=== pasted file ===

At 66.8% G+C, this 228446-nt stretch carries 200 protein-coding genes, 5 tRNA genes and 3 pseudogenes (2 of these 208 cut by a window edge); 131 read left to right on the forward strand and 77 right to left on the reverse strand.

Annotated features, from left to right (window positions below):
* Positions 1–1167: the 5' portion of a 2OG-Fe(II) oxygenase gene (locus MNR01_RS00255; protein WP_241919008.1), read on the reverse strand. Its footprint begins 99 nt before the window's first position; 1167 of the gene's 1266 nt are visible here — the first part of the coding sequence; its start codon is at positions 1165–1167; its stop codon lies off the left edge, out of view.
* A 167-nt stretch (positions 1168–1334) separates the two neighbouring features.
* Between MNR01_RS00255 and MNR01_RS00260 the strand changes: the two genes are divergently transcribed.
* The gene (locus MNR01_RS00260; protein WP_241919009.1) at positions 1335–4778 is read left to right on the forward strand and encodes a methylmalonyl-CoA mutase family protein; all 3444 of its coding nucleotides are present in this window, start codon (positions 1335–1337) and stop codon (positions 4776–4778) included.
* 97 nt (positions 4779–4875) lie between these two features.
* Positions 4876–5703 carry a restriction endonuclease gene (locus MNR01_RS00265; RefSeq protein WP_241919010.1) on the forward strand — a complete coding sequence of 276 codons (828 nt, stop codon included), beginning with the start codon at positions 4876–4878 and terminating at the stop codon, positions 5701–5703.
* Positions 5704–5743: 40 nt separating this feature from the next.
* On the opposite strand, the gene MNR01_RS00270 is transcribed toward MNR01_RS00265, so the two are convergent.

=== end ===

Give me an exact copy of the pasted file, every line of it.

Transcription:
At 66.8% G+C, this 228446-nt stretch carries 200 protein-coding genes, 5 tRNA genes and 3 pseudogenes (2 of these 208 cut by a window edge); 131 read left to right on the forward strand and 77 right to left on the reverse strand.

Annotated features, from left to right (window positions below):
* Positions 1–1167: the 5' portion of a 2OG-Fe(II) oxygenase gene (locus MNR01_RS00255; protein WP_241919008.1), read on the reverse strand. Its footprint begins 99 nt before the window's first position; 1167 of the gene's 1266 nt are visible here — the first part of the coding sequence; its start codon is at positions 1165–1167; its stop codon lies off the left edge, out of view.
* A 167-nt stretch (positions 1168–1334) separates the two neighbouring features.
* Between MNR01_RS00255 and MNR01_RS00260 the strand changes: the two genes are divergently transcribed.
* The gene (locus MNR01_RS00260; protein WP_241919009.1) at positions 1335–4778 is read left to right on the forward strand and encodes a methylmalonyl-CoA mutase family protein; all 3444 of its coding nucleotides are present in this window, start codon (positions 1335–1337) and stop codon (positions 4776–4778) included.
* 97 nt (positions 4779–4875) lie between these two features.
* Positions 4876–5703 carry a restriction endonuclease gene (locus MNR01_RS00265; RefSeq protein WP_241919010.1) on the forward strand — a complete coding sequence of 276 codons (828 nt, stop codon included), beginning with the start codon at positions 4876–4878 and terminating at the stop codon, positions 5701–5703.
* Positions 5704–5743: 40 nt separating this feature from the next.
* On the opposite strand, the gene MNR01_RS00270 is transcribed toward MNR01_RS00265, so the two are convergent.